If you are a troubled homeowner hoping to refinance, pay attention next Tuesday as details come out on a new federal program that could make it easier starting in late December or early in 2012.
In the meantime, be sure you keep up with your mortgage payments so that you can qualify for the new deal.
Even if you missed payments in the past, it can help to be current going forward, said Kathy Conley, housing specialist for GreenPath Debt Solutions in Farmington Hills.
The revised Home Affordability Refinance Program (HARP) could apply to a broader base of people.
If, for instance, you owe $100,000 on a house that would appraise at just $50,000 – too deep underwater for a conventional refinancing – you might be able to refinance under the new HARP. That was not true under the old HARP, launched in 2009, which had a 125 percent maximum on loan-to-value ratio.
The new plan is expected be a big help for many homeowners in states that have been hard hit by drastic drops in home values, such as Michigan, Florida, California, Arizona and Nevada, according to Greg McBride, senior analyst for Bankrate.com.
Seeing mortgage rates hover near record lows – around 4.23 percent for a 30-year fixed and 3.48 percent for a 15-year – has many folks wondering whether it’s time to refinance.
In this tough housing market, what do you need to know? How can you save money by refinancing and make those low rates work for you?
Even with interest rates low and a revised federal program coming, refinancing is not for everybody who wants – or needs – a better deal on their home and some extra cash.
Some homeowners could face surprising hurdles, even if they’re not underwater and are current on payments.
“Everybody who is really hurting – and everybody who needs the help – can’t take advantage of the rates,” said Kip Kirkpatrick, CEO of Shore Mortgage Services in Birmingham, Mich.
What’s your credit score? How solid is your income? Got a lot of debt?
To refinance, the borrower needs a predictable level of recurring income – so such things as pension income would count, as would Social Security, your regular paychecks, alimony if expected to last three years or more, and interest on investments.
“You will need to provide a full accounting of your income,” said Bob Walters, chief economist for Quicken Loans in Detroit.
Lenders are going to look at how much money you owe on the mortgage and other loans relative to what you’re making.
“A reduction in income can lead to a higher ratio of debt payments to monthly income,” said Greg McBride, senior analyst for Bankrate.com. “A high debt-to-income ratio makes lenders nervous. The borrower is just one unplanned expense away from problems.”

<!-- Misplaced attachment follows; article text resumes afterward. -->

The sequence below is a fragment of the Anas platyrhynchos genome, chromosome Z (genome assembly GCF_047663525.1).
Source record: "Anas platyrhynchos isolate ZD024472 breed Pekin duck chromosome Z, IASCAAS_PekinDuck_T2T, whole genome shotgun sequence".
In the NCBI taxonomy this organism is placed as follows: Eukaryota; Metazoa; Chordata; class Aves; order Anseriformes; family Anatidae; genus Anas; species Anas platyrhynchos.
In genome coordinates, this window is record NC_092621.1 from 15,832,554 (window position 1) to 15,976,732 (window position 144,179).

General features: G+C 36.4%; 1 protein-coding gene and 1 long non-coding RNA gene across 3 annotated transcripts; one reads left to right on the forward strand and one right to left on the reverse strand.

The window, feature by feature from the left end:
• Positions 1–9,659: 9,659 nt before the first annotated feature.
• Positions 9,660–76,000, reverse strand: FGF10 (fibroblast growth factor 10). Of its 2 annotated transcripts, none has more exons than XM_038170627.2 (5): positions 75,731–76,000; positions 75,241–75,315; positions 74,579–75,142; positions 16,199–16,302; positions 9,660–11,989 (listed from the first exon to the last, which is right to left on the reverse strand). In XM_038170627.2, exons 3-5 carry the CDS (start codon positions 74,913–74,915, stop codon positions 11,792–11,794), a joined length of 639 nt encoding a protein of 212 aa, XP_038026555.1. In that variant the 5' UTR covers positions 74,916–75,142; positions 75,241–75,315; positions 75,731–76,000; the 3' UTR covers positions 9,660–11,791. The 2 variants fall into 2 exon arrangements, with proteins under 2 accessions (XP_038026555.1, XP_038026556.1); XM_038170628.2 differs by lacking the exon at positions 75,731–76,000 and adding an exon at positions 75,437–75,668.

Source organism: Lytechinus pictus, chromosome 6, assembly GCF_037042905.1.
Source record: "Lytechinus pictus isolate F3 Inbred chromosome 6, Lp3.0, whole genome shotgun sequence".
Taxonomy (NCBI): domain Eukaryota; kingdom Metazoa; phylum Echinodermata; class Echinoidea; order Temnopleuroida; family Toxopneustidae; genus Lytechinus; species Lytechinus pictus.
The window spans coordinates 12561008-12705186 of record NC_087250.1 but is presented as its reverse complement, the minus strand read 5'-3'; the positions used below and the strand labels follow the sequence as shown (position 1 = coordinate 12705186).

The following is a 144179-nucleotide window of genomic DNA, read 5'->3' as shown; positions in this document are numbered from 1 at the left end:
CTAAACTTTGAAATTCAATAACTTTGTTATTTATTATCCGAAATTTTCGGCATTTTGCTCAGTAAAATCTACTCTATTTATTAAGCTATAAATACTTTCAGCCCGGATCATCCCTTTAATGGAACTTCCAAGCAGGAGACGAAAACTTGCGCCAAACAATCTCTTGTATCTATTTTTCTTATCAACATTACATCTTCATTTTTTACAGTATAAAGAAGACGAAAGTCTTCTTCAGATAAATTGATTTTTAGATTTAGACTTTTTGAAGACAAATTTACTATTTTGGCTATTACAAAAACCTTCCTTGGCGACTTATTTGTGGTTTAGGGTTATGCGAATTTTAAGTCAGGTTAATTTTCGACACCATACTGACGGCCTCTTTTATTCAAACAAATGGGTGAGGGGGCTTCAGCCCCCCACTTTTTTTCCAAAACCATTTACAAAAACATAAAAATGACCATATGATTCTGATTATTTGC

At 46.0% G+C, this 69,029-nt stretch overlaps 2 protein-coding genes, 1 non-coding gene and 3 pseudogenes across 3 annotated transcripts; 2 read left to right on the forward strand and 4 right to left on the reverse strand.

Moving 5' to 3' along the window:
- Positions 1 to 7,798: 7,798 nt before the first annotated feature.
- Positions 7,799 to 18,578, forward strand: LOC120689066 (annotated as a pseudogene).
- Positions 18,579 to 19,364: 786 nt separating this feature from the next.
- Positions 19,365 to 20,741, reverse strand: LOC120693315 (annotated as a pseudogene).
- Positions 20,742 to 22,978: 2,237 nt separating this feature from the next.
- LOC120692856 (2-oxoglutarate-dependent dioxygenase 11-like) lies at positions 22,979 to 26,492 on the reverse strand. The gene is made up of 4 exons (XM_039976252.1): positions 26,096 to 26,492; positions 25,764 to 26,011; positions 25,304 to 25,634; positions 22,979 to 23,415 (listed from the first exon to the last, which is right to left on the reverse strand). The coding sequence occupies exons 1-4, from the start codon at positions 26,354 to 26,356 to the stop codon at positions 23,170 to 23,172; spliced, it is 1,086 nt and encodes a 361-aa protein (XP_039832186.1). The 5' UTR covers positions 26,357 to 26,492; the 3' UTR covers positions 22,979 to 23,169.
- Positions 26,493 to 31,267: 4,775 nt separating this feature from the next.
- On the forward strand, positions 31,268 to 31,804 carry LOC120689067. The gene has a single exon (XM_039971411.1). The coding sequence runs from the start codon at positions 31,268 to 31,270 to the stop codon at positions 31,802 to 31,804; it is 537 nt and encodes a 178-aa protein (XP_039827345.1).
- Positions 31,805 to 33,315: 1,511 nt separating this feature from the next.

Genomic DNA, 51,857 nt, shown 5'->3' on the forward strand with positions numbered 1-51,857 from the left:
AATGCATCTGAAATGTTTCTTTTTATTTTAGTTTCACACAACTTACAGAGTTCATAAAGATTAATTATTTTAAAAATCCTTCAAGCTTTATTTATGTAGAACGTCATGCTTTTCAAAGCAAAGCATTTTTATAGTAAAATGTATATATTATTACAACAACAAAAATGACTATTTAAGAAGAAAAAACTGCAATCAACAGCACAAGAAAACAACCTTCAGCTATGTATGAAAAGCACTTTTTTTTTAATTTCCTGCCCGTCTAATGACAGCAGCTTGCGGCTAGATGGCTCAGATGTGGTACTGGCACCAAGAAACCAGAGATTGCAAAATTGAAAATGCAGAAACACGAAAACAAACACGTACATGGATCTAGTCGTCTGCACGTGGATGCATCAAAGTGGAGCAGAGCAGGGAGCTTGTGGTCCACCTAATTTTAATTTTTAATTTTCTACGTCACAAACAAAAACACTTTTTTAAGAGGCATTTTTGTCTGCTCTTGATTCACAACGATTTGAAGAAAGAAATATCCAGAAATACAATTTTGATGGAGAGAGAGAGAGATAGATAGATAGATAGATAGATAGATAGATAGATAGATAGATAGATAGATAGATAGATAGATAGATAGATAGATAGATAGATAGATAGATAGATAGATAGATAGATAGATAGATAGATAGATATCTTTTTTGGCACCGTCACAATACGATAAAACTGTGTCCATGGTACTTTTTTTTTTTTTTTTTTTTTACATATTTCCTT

As a general rule, it becomes more difficult – but not impossible – to qualify for a mortgage or refinance when a person’s total debt – to income ratio exceeds 40 percent to 45 percent, Walters said.
Your credit score counts. Lenders generally want a FICO of 680 or higher to qualify for the best rates in a conventional mortgage. A FICO of 620 tends to be the cutoff that often defines who can, and who can’t, get a mortgage.
Walters noted that there are exceptions to the 620 cutoff, especially when utilizing Federal Housing Administration programs with some lenders.
Credit scores also could have more wiggle room under the new federal Home Affordable Refinance Program. Gerri Detweiler, personal finance expert for Credit.com, said consumers who are in the process of a refinancing don’t want to go out and borrow money to get new furniture, buy a car or even get holiday gifts. Lenders are likely to look at your credit even the day before or the day of closing on that new mortgage, Detweiler said.
“If you’ve done something stupid with your credit, you could lose the loan,” she said.
So what if the house you bought for $280,000 and mortgaged for $260,000 is now worth $150,000?
Right now, you can’t do a thing with it.
For a conventional refinancing, the lender wants at most an 80 percent loan-to-value ratio. So if your home is worth $100,000 and you owe $70,000, you could qualify.
The new HARP 2.0 plan is going to address the underwater mortgage issue further.
“Anybody who thinks they’re underwater, I would say just hold off until the new program comes out,” said Brian Seibert, president of Watson Group Financial, a mortgage banker in Waterford, Mich.
The old HARP program had a maximum 125 percent loan-to-value ratio. But that cap is removed under the new plan.
“It’s easier to refinance through HARP than a conventional refinance,” Conley said.
But remember to stay current with mortgage payments.
Under HARP 2.0, the borrower would have to be current with the mortgage payment for the past six months and have no more than one late payment in the past 12. But Conley and others recommend that even if you were late in the past, you can try to be current now if you want to try to qualify for HARP 2.0.
“Definitely don’t skip the mortgage payment so you can go Christmas shopping,” Detweiler said.
Though the old HARP promised far more than it delivered – fewer than 900,000 refinancings and just 72,000 of them underwater – experts say consumers should avoid being discouraged. The revised program, which will run through 2013, could be an improvement.
The program would lower payments but would not reduce principal, so borrowers would still hold mortgages for more than their homes are worth. But they could avoid foreclosure.
Consumers who want to refinance should prepare paperwork, keep up payments, consider the new option and avoid the desire to give up.
“You feel the frustration that people have,” McBride said, “but sitting back and doing nothing is not going to solve the problem.”
Copyright © 2011 the Detroit Free Press, Susan Tompor, personal finance columnist for the Detroit Free Press. Distributed by McClatchy-Tribune News Service.